If someone is telling you about a book they're reading that sounds interesting, you can tell them that! You can even volunteer information about something you've read once they've finished speaking; don't feel like you have to wait for them to ask you a question back. The art of conversation can be challenging at first, but nobody expects you to be a perfect conversationalist and, if you can't think of anything to ask, try one of these ice-breaker questions!

TRICK: "People are judging you"

It's completely natural for us to worry about what other people think. If we have social anxiety, we may worry that others will pick up on our nervousness and find it weird or off-putting. Our minds might tell us that people are zeroing in on our mistakes or the things that make us different. We might feel judged for our appearance, our mannerisms, the way we speak, and even the things we find interesting.

TREAT: "People are worried you're judging them"

Everyone worries about being judged to some degree. Even when we're in the company of our closest friends, there may be times when we speak and immediately think that we've just said something awkward or cringe. The truth is, people do form opinions about others all the time, but they are extremely fleeting. Think about the people you see out and about in your every day life. Maybe you think "that person has a weird haircut" or "that person's talking really fast", but do you really sit there and concentrate on those thoughts or do they float away once you've had them?

When we've had bad experiences with bullies growing up or maybe even as adults, it can make us feel as though everyone is waiting to judge us and use our insecurities against us. While we can't guarantee you'll never run into another bully again, you can often attract the right kind of people by showing others that you are a non-judgemental person that they can feel safe with.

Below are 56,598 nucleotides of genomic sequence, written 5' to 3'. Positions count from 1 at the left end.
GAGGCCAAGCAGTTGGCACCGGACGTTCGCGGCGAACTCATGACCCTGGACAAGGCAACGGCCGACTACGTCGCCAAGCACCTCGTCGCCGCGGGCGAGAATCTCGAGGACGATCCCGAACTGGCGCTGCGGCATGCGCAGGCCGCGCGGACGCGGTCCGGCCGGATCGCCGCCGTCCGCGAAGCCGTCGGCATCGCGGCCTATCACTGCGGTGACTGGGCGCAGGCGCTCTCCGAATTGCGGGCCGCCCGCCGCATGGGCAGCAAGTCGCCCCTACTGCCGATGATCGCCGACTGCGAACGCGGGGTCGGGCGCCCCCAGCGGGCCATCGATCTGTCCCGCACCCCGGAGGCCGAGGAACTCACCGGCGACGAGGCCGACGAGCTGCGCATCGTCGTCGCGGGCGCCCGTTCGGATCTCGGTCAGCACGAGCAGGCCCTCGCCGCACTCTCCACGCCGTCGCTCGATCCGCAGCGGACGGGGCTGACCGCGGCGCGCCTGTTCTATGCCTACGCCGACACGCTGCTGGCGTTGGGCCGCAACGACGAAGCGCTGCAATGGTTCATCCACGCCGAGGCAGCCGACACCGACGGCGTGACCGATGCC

Social anxiety is an extremely nuanced mental health issue and it can often develop as a result of a combination of genetic factors and traumatic childhood experiences. Everyone experiences social anxiety differently, but reframing thoughts is one of the key tenants of things like Cognitive Behavioural Therapy, and we hope that maybe you can find some comfort in the items on this list.

Your brain might try and hit you with a "yes, but..." in response when you try to reframe your thoughts. It may say something like: "yes, other people are also worried you're judging them, BUT you are extra weird and deserving of judgement!" — in these instances, we would urge you to push back with a "yes, but..." of your own.

You could say: "yes, some people might consider me weird, BUT I don't deserve to be treated negatively because of that, and being different from others might even be the thing that makes the right kind of person want to be my friend."

It is only through repetition and effort that we can truly push back on negative thought patterns and help train our brains not to default to the worst-case-scenario.